License Plate Impoundment Procedure in Minnesota Following a DWI


Under Minnesota Statute section 168.041, the state may seize, retain, and destroy a motorist’s license plates for repeated DWIs, sobriety test refusals, or other DWI-related offenses. Called impoundment, this process occurs if a motorist is caught driving a motor vehicle after revocation, cancellation, or suspension of his/her driver’s license and/or driving privileges.

During an arrest, the arresting officer(s), acting on behalf of the Commissioner of the Department of Public Safety (DPS), may directly issue an impound order. Following plate impoundment, the officer(s) will also issue a permit for temporary vehicle licensing—whiskey plates—so the vehicle is operable while under the impound order.

These unique “whiskey plates” are a type of restricted license plates found only on vehicles that are subject to license plate impoundment and that are owned or co-owned by a DWI offender who legally retained his/her driving privileges during the impoundment period.

What Can Trigger License Plate Impoundment?

Situations that can trigger impoundment include:

  • Two DWIs in ten (10) years
  • Any DWI in which the driver has a blood alcohol content (BAC) of .16 or greater
  • Multiple DWIs
  • Refusal to submit to a breath sobriety test
  • Any DWI or test refusal within ten (10) years of a prior DWI conviction or driver’s license revocation
  • Any DWI or test refusal when a child under the age of 16 is in the vehicle at the time of the alleged offense
  • Driving after having one’s driver’s license canceled as inimical to public safety (IPS)
  • Other reasons deemed appropriate by the court

Whiskey Plates

These restricted plates are called whiskey plates because they begin with the letter “W” and in the NATO/military phonetic alphabet, the letter “W” stands for “whiskey.” After the initial “W”, these silver plates with blue lettering have another letter and four (4) numbers. Whiskey plates serve to alert everyone to the fact that the driver has one or more DWI convictions.

Whiskey plates are issued if the driver obtains a limited driver’s license and applies for said plates and/or the driver has another person in the household with a valid driver’s license who needs to drive the vehicle. Offenders enrolled in the ignition interlock device (IID) program must also display whiskey plates on their vehicles during the impoundment period.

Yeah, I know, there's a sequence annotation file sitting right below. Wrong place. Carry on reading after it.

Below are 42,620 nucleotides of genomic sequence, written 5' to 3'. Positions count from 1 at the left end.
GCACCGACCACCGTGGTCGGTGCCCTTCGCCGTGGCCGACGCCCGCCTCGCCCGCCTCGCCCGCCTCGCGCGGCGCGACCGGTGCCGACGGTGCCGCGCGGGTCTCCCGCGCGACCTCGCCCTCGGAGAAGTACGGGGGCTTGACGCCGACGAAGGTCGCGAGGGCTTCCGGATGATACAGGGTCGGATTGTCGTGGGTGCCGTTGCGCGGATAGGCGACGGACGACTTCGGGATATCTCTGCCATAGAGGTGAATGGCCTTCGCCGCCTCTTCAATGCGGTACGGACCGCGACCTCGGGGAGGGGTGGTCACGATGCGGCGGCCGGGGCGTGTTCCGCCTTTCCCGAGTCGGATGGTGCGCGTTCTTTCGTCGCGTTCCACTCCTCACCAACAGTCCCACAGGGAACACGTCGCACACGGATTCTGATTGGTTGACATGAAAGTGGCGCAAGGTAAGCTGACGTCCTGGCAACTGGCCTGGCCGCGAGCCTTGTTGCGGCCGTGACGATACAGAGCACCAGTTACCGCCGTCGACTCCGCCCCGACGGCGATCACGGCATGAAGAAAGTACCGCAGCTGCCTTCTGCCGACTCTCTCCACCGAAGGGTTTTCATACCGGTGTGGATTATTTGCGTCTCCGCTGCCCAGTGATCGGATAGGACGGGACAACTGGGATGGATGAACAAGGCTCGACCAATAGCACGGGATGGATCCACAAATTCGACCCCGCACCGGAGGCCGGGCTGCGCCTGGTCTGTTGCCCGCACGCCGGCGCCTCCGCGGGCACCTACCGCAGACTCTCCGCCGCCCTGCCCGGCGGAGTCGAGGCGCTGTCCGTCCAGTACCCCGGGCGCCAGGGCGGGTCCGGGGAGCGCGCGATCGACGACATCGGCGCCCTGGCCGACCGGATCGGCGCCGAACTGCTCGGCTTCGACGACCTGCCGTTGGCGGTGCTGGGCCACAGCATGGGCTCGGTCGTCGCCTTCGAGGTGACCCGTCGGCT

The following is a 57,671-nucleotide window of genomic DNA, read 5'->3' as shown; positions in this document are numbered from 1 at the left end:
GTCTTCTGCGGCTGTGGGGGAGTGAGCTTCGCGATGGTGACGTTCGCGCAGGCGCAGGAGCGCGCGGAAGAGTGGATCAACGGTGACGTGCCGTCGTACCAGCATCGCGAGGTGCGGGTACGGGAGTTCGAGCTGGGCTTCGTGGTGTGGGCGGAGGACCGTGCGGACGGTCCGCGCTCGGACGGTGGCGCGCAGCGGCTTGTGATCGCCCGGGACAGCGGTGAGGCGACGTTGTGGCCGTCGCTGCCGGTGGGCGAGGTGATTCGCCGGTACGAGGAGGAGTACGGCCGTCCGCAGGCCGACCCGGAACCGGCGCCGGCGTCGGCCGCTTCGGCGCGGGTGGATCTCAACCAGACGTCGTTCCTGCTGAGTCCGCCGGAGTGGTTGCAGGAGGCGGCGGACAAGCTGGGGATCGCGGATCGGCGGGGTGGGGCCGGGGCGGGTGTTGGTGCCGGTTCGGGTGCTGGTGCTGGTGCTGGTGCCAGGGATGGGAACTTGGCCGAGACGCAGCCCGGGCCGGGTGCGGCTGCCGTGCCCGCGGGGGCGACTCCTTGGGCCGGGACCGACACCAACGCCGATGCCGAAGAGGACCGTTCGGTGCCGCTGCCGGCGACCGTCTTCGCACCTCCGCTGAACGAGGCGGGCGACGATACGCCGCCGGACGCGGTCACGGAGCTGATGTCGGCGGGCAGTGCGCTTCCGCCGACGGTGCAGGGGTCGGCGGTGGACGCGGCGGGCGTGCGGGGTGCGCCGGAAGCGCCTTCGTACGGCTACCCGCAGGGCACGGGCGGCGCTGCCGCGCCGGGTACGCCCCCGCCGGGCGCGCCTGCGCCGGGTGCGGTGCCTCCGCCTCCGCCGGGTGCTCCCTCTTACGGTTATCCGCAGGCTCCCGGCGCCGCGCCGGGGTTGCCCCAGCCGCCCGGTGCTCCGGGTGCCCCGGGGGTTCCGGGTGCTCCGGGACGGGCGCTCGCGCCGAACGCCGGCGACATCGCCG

Failure to have whiskey plates on any vehicle subject to plate impoundment is illegal in Minnesota.

As of June 2012, the number of restricted license plates in Minnesota exceeded 16,000.

In addition to Minnesota, only Ohio and Washington use restricted plates.

How Long Are Plates Usually Impounded?

The usual period of impoundment is one (1) year plus any additional time that the driver failed to have a valid driver’s license.

Law Enforcement and Whiskey Plates

In 2003, the Minnesota Supreme Court invalidated a law that permitted police to stop any vehicle with restricted plates simply to check the driver’s lawful ability to drive. The court held this law unconstitutional in that whereas it may be acceptable as one factor in an otherwise valid police stop, said plates cannot serve as the sole reason for a traffic stop.

Fees for Whiskey Plates

The Minnesota Department of Public Safety (DPS) charges $57 per vehicle for restricted plates. An additional $57 fee occurs when it is time to remove these plates after the impoundment period expires.

Innocent Owners and Request for Judicial Review

In some cases, a DWI offender is not the vehicle’s owner. Provided the actual owner had neither prior knowledge that the offender would drive his/her vehicle without a license or under the influence nor was present in the vehicle at the time, the owner has the right to request an administrative review of the impoundment.

Any challenge of a license plate impoundment requires the owner to complete and Implied Consent Petition within 30 days of receiving the impoundment notice. In many cases, challenges to license plate impoundment accompany similar challenges to driver’s license revocation.

For more information, or if you or someone you love is facing license plate impoundment or any other DWI-related offense, please contact us.

Related Posts
  • Field Sobriety Tests in Minnesota: How They Work and What to Know Read More
  • Why is Memorial Day the Start of MN's 100 Deadliest Days? Read More
  • BWIs: Staying Safe on the Water Read More